Jon Paul Morosi of Fox Sports had the following comment about Pittsburgh Pirates relievers Joel Hanrahan and Evan Meek in his column today:
The Pirates are comfortable with their internal options at closer, Evan Meek and Joel Hanrahan. But one source suggested that Pittsburgh could deal one of the two and sign a replacement.
Dealing one of the two relievers would be a smart move for the Pirates, depending on the return. Both are very high in value, coming off great seasons in 2010. They also might fetch the biggest return for the Pirates, without giving up an important piece on the team. Last month, in my recap of the 2010 bullpen, I mentioned Hanrahan as a “sell high” candidate. Here is the summary:
I wouldn’t rule out an eventual trade, specifically with a guy like Hanrahan. If the Pirates could package Hanrahan as part of a deal to get a starting pitching upgrade or a position player upgrade, they should definitely take advantage, provided the player in return is under team control for multiple seasons. One thing that was understated in 2010 was just how dominant Hanrahan was. Out of 134 qualified relievers, Hanrahan finished with the third best strikeout rate. The only pitchers who topped him were Carlos Marmol and Billy Wagner, and Marmol had some major struggles with his walks.
With Meek and Resop holding down the late innings, and several high upside options in AA/AAA next season, it could make sense to sell high on Hanrahan to fill one of the needs in the rotation, or at either first base, shortstop, or right field.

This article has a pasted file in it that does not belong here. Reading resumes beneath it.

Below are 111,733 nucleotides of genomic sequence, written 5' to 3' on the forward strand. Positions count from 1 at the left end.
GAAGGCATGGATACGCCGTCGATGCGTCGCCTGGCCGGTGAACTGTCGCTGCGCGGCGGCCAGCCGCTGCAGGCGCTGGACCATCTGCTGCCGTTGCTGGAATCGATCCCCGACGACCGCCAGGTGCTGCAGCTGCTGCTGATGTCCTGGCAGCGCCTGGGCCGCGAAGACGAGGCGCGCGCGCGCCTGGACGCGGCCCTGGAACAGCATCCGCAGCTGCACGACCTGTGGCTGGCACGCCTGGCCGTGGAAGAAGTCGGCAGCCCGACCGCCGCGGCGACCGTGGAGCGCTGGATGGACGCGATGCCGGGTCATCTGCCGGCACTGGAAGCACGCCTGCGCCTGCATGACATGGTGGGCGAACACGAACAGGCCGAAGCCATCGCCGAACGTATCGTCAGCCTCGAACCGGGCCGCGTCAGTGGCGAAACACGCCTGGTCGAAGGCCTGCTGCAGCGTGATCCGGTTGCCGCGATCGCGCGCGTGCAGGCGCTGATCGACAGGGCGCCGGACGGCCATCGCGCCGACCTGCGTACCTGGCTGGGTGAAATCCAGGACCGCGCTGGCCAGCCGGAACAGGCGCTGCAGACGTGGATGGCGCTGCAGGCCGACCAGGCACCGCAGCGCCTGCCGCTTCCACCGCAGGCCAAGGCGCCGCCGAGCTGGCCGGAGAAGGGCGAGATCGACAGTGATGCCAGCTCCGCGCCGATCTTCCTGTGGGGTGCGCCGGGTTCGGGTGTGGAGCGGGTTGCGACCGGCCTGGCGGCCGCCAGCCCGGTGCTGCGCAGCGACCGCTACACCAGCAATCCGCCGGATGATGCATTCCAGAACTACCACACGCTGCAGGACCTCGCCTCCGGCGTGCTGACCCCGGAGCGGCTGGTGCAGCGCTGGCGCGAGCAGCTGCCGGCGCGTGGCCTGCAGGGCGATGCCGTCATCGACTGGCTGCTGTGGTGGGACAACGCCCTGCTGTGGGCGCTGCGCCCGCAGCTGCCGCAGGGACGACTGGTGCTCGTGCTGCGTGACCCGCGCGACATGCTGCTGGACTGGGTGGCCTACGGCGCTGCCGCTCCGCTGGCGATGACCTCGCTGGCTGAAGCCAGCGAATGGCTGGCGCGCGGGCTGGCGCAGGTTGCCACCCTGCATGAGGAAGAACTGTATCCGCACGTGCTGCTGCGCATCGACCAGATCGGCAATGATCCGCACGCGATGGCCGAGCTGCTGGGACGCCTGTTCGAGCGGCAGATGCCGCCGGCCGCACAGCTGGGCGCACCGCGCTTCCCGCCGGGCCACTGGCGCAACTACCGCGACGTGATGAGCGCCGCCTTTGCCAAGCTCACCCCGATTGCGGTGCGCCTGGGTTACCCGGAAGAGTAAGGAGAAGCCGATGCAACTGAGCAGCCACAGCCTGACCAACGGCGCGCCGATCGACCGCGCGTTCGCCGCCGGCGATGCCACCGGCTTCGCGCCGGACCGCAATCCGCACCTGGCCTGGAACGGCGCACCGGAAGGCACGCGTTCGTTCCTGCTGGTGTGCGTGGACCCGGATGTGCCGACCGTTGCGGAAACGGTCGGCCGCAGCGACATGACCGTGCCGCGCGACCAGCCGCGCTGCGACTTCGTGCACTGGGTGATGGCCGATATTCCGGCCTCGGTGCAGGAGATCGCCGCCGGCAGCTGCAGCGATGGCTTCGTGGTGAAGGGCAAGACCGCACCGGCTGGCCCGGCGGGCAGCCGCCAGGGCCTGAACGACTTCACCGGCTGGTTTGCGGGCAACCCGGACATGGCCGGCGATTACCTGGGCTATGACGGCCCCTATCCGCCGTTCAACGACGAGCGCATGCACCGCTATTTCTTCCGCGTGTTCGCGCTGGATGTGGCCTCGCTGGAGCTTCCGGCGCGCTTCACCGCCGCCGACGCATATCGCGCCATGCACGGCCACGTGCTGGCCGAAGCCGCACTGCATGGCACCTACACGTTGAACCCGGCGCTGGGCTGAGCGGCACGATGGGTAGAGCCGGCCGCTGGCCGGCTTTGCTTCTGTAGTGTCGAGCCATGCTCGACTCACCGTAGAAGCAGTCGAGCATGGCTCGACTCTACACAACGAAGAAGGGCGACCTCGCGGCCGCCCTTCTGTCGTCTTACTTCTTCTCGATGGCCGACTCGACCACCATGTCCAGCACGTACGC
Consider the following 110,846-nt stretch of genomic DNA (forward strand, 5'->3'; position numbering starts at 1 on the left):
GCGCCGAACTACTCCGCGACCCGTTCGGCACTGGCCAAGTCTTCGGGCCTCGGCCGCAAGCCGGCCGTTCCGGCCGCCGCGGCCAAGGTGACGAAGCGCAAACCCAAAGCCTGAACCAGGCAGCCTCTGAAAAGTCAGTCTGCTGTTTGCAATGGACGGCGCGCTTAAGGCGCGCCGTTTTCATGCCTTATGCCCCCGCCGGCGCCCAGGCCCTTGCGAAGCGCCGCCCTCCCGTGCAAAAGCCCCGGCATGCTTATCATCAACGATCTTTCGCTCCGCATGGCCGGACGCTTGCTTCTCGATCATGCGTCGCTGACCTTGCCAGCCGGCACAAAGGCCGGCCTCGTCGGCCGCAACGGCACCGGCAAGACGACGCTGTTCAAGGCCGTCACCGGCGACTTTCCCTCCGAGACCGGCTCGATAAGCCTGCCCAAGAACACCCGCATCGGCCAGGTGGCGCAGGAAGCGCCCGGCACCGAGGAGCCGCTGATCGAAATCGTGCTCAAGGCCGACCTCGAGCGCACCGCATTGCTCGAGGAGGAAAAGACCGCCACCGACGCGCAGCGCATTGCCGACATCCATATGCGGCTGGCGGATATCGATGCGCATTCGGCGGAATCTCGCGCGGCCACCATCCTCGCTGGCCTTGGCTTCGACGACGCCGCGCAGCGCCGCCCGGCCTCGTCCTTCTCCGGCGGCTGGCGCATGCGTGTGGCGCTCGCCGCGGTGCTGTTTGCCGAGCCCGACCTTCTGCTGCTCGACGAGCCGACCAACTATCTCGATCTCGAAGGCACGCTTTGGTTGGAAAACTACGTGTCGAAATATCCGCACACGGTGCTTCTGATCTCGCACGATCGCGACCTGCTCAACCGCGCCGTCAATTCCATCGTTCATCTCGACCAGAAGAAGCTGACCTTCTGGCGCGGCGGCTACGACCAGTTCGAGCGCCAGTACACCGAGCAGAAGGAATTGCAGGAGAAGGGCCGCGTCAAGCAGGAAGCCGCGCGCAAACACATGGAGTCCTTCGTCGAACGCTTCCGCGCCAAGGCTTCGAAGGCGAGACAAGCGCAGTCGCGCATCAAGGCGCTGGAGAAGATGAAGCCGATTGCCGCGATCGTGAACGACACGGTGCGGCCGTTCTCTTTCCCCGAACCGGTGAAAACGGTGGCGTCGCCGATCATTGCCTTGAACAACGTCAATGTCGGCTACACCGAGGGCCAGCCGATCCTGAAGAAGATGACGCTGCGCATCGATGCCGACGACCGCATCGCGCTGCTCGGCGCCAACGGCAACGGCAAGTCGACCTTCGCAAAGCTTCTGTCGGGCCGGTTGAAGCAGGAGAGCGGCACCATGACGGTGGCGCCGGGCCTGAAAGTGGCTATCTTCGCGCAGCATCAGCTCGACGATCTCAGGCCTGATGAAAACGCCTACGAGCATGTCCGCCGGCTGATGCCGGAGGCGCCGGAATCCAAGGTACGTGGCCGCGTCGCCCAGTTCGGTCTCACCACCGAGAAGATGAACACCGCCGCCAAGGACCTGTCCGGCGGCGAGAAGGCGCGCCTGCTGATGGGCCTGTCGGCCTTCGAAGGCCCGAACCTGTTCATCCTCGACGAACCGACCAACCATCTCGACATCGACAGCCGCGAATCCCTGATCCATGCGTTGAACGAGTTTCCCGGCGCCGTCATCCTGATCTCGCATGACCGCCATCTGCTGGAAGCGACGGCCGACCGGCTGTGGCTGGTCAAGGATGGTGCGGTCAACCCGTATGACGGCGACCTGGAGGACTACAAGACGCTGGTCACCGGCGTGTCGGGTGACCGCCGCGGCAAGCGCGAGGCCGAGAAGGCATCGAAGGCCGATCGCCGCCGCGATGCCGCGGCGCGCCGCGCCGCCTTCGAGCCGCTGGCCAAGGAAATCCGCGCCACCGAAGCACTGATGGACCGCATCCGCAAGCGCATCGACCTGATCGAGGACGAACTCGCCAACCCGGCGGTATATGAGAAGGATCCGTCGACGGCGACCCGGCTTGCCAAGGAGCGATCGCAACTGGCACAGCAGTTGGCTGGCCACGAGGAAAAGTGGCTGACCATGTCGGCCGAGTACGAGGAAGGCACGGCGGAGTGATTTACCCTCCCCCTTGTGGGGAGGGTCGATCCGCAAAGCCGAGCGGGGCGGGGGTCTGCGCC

We saw last year how easy it can be to build a bullpen through free agency. It’s definitely easier than adding a starting pitcher, or a first base/right field or shortstop option on the open market. The Pirates currently have Evan Meek and Chris Resop in the back of the bullpen, so they wouldn’t necessarily have to look for a closer or a set-up man like they did last year.
Hanrahan has three years of arbitration ahead of him. His value, based on his 2010 performance, is similar to a top 50 pitching prospect, or a 51-100 hitting prospect. The Pirates could use him as a trade chip in a package to land an established player, or they could use him to land a top prospect who is blocked at the major league level. If the Pirates can get James McDonald and Andrew Lambo for a rental like Octavio Dotel, and the Washington Nationals can get Wilson Ramos for one year and two months of Matt Capps, then the Pirates could get a big return for three years of Hanrahan.
The Pirates also have some potential back of the bullpen guys coming up through the farm system in the next year or two, led by Diego Moreno and Daniel Moskos, who were two of the top relief pitching prospects in the minors in 2010. The loss of Hanrahan might not even be noticed, especially when you consider the type of return the Pirates could get for a reliever with his numbers and three years of control remaining.